A Renewed Focus on Dementia Care in Massachusetts
Healthcare groups around the state, including MHA, are redoubling their efforts to address dementia care.
Chapter 228 of the Acts of 2014 created a dementia care advisory committee to, among other things, “craft a strategy to address dementia-capable care in all acute care settings in the commonwealth.” Two MHA-nominated representatives served on that committee, which began meeting in December 2016. And MHA conducted a membership survey to help understand the specific type of dementia-related care provided within emergency departments and inpatient units.
Concurrently, the Dementia Friendly Massachusetts Initiative began to coalesce after a leadership summit in May 2016. The goal has been to create dementia friendly communities that engage all sectors of a community to create safe and respectful places for people living with dementia. Dementia Friendly Massachusetts Initiative is co-convened by the Executive Office of Elder Affairs and Jewish Family & Children’s Service and is supported by the Tufts Health Plan Foundation. MHA has participated in stakeholder meetings of the group.
In addition, MHA has met with the Alzheimer’s Association to be introduced to its Dementia Care Coordination Program and to its array of resources available to care providers and to the public. In the coming months MHA will be convening its own work group to gather member expertise on the issue, develop best practices for hospitals to follow, and recommend strategies to implement the advisory committee recommendations.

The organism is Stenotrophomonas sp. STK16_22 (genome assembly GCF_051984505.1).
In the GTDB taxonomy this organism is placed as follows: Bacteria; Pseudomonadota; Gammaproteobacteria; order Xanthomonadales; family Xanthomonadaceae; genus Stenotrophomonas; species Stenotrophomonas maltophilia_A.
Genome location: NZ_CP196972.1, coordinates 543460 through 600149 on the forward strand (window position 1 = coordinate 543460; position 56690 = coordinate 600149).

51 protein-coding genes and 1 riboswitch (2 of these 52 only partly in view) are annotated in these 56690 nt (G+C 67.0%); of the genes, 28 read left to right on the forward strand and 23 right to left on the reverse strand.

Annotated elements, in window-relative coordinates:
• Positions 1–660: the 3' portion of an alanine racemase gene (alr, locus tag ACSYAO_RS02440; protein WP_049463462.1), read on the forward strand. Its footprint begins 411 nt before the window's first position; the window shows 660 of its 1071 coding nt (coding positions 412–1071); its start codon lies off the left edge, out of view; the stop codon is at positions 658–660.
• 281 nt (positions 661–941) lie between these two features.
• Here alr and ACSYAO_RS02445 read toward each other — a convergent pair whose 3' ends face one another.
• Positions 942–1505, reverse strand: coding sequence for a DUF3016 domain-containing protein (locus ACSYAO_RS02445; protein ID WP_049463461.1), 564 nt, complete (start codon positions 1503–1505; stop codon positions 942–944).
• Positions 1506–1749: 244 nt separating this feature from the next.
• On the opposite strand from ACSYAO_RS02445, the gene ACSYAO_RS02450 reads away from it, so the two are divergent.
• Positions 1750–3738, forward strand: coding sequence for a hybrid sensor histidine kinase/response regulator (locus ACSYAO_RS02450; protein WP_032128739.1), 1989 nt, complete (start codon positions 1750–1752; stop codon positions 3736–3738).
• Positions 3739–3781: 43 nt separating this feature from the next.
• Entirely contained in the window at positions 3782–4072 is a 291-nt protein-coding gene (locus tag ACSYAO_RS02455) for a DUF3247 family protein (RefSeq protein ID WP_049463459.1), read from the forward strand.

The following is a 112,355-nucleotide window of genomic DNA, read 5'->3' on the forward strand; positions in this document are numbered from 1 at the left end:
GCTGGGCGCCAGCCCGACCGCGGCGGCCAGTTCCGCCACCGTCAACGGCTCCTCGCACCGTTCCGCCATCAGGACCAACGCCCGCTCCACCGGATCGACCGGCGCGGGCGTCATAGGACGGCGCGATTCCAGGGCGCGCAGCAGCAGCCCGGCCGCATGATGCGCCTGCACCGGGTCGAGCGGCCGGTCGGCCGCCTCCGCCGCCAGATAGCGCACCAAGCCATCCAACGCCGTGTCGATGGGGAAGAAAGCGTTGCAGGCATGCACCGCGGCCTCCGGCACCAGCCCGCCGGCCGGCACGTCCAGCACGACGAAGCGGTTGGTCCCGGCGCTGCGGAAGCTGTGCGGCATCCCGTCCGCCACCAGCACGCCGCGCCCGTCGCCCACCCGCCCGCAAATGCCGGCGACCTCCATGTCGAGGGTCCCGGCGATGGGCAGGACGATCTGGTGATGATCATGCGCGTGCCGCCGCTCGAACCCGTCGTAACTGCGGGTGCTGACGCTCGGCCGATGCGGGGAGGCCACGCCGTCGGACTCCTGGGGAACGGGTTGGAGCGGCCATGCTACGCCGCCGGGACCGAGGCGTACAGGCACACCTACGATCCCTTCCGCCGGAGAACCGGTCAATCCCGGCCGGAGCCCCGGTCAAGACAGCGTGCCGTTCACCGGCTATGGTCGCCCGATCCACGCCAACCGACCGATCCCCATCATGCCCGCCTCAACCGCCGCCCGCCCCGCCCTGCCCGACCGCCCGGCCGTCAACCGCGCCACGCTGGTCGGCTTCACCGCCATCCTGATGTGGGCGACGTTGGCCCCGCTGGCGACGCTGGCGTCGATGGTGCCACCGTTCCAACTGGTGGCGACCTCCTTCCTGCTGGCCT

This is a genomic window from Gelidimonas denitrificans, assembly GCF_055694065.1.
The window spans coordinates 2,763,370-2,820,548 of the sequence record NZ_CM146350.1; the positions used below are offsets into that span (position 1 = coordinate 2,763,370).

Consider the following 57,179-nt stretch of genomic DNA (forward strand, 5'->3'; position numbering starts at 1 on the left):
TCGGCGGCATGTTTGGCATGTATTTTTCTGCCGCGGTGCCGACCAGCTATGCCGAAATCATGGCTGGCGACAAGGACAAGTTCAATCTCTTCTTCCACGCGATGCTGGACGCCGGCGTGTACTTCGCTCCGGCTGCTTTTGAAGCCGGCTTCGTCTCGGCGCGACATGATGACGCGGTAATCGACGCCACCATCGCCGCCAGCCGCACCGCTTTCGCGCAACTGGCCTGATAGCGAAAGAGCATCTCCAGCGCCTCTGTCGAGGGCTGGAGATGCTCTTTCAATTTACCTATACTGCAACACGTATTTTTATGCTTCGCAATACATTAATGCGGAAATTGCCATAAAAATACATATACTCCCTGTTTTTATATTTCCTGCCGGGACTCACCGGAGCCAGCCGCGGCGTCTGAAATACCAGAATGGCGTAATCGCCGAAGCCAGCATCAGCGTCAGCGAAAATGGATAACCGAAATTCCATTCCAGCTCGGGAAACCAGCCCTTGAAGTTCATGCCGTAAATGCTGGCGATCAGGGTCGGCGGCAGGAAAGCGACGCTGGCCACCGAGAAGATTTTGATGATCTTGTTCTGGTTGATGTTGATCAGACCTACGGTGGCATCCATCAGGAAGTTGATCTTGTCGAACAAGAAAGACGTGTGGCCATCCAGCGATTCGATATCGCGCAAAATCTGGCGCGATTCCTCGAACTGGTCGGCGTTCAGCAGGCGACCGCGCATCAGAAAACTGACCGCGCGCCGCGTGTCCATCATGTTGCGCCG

“While the medical component of fighting Alzheimer’s and dementia continues, there’s another struggle occurring to ensure patients and their families are treated with dignity – not only within a hospital’s walls but throughout the care continuum and throughout the community,” said Pat Noga, R.N., FAAN, MHA’s VP of clinical affairs. “MHA is involved with the many committed organizations who are attempting to change the way we are collectively coping with a very challenging healthcare issue affecting more than 120,000 Massachusetts residents.”
The National Academies has released a new report, Mechanisms for Organizational Behavior Change to Address the Needs of People Living with Alzheimer's Disease and Related Dementias.»Full Article
The program's recording and materials are available for healthcare providers.»Full Article
The unique safety and care needs of geriatric patients are receiving increased attention in hospitals, due in part to new state requirements for identifying patients with dementia and optimizing their care.»Full Article
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